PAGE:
Jacques Cornell's picture

A 40" 4K screen resolves only 8MP of detail. That's a Canon 20D.

Charles Mercier's picture

What can I say? I sure notice and enjoy the difference between my Sony 24-105 G and my previous Sony 28-70 kit and inexpensive Rokinon prime wide angle lenses on the 40", especially if I enlarge or crop.

Jacques Cornell's picture

My 28-70 is quite soft beyond the center on my a7RIII, resolving only as much detail as my 20MP GX8, and my Samyang AF primes are nice and sharp. I'd expect either to produce sharp-looking images at 8MP with proper downscaling and sharpening. I downscale my 42MP RAWs to 3MP JPEGs for event clients to use online, and I've learned a few tricks about downscaling for display on screens. I've also sold prints of 10MP, 11MP, 16MP, 20MP, 24MP and 42MP images from cameras of 1/1.7", Micro Four Thirds, and 35mm formats. Once they go through my workflow, the 10MP and 11MP images make crisp prints up to 24", and the 20MP, 24MP and 42MP images are indistinguishable at 24". I say this with confidence because I've done extensive controlled testing, shooting a city skyline from an elevated position, on a tripod, with almost every camera and lens I own, including my iPhone, LX100, FZ1000, GX8, GX9, a7III and a7RIII. I've confirmed all of this on my 4K 32" NEC PA322. Maybe your 40" TV is introducing scaling artifacts.

Timothy Gasper's picture

Back in the late 1970's I was doing photo work in KC Mo and also taking some courses with a local professional. He told us the same thing, that the equipment doesn't matter. I had heard this many times before. So I decided to try something. The next class date I talked with him and told him my cousin was getting married in about 6 months and asked about pricing a shoot. Later I asked what camera he will use. He said his Mamiya RB67. Then I said if equipment doesn't matter would he consider using something else. He asked...what? I pulled out a Minolta 110 with cube flashes. He looked me with...that look. I said...if you believe you can get similar results with any camera then this should be easy. He stumbled for a bit and then said, would your cousin sign a waiver in case some photos might not turn out to his liking. I asked him...do you do that when using your Mamiya?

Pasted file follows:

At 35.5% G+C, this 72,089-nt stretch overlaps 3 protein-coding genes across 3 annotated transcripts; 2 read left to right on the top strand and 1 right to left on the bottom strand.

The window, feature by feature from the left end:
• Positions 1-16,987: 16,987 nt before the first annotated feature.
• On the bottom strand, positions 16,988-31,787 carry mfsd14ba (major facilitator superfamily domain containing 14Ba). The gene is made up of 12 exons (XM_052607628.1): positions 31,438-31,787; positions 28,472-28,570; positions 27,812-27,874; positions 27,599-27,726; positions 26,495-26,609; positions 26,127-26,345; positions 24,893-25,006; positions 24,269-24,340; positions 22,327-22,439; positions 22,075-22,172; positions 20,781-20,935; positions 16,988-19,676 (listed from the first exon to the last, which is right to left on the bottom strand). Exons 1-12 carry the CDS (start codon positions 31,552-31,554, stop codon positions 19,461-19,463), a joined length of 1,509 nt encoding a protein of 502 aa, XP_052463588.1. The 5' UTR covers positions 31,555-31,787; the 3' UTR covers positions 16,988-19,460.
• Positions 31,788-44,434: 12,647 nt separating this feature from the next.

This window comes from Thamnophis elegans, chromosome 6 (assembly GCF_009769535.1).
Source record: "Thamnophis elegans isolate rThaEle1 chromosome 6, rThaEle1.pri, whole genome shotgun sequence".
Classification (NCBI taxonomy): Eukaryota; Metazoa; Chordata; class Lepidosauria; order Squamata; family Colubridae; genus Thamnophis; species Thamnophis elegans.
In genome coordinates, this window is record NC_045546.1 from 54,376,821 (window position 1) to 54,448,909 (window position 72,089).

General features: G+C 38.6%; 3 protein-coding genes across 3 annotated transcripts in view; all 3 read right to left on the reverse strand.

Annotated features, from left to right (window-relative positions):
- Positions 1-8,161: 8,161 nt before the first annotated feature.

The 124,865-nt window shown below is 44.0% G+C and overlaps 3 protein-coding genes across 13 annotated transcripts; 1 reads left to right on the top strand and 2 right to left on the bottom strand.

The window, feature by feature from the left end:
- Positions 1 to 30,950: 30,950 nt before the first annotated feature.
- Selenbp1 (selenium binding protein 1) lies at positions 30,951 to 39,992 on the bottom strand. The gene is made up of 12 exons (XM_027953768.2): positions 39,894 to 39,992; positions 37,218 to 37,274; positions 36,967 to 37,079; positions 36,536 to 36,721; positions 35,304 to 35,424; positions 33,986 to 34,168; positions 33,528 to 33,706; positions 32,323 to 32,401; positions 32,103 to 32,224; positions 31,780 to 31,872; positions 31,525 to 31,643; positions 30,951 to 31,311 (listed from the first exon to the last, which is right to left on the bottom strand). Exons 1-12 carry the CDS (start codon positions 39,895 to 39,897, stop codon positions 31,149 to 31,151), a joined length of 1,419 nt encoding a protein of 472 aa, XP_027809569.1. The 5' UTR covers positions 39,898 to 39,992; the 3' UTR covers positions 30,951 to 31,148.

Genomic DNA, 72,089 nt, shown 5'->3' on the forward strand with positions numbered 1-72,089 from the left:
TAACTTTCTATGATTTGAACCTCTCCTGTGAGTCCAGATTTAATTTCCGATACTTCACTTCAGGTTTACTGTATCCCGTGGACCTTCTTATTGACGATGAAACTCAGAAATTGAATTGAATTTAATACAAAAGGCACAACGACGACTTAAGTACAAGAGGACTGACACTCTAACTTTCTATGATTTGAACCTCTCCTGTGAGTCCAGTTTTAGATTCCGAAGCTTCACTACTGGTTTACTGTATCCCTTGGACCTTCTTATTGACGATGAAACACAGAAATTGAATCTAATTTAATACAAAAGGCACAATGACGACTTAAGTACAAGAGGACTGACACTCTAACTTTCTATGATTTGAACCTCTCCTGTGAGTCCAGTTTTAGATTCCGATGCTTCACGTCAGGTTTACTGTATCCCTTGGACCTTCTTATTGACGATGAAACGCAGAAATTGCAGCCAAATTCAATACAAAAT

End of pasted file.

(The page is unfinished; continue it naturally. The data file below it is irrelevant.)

There are definitely times when the right and appropriate equipment is a must. The most important piece(s) of equipment are the lenses. One could still have an 'average' camera body and still get great results with very good lenses. The times have changed now and there are plenty of very good lenses now....and cameras. Keep shooting.

Ray Sheffer's picture

to the people who say that camera equipment does not matter. Then, they should be using those big ass clunky cameras in the late 19th century if equipment truly doesn't matter.

P K's picture

I think the reality is that gear simultaneously matters, and doesn't.

However, a lot of the most iconic photographs in history were taken with - by today's standards - primitive equipment without any of those deluxe features photographers have come to expect. Fully manual cameras with vintage glass, no metering, no autofocus, no tracking etc etc. And yet those images have endured despite maybe not being completely in focus, or noisy with high ISO to compensate for poor lighting, or some pesky scratches on the negative.

And on the other end of the spectrum, we can see (even here) virtually an endless stream of images taken on modern, high end, equipment with hundreds of megapixels, perfect focus, perfect colour gradiation, superb lighting - and yet they are boring as fuck. Technically perfect but dull and forgettable.

So yeah, of course better gear will produce better quality images technically, but it won't turn those images into good photographs.

David Pavlich's picture

That's what they had available at the time. My first camera was a Minolta SRT101. Archaic by today's standards.

The cameras today make it difficult to take a bad shot if the operator does his/her part. As far as boring, that's not the fault of the camera, it's the lack of vision by the shooter. I see boring shots, but I also see shots that should be in a gallery.

Fact is, it's much, much easier to produce good work today. Use the right camera for the intended outcome and there's a really good chance that the finished product is going to be good.

Jacques Cornell's picture

I think the appropriate message is more encouraging: "If you can't afford gold-plated gear, don't worry, you can still go out and make amazing work that will put the Platinum Card crowd to shame."

Jacques Cornell's picture

Another helpful message from the Department of Redundancy Department.

D R's picture

As a photographer for 15 years, I cringe at the fact that Youtubers and "influencers" have so much power over the masses. They make it seem like you have to get the most expensive gear to take the best photos (which drives hits on their channels). Nothing could be further from the truth.

In fact, in my experience, the best photos I see generally come from the cheapest and well established gear. The best photos I still see today are from the D750, 5D (1-4), and EOS R. Meanwhile the dudes with the latest and most expensive gear (many who jump ship from one brand to the other) take mostly garbage photos because they are too gear focused. The really artistic people I know - the "right brainers" -only care about the final shot and gear doesn't interest them unless they have to upgrade for some reason.

David Pavlich's picture

If it's in someone's budget to buy the latest and greatest, why should anyone care? It doesn't affect me one bit if someone takes lousy pictures with the latest gear. Further, I wish more photographers would buy expensive gear. It's good for the camera companies.

Just think what would happen to the camera companies if all of we photographers decided that our older stuff is good and we don't need new stuff. We should be cheering for people to buy new gear, not scare them away. And I repeat, as long as it's in their budget, who cares?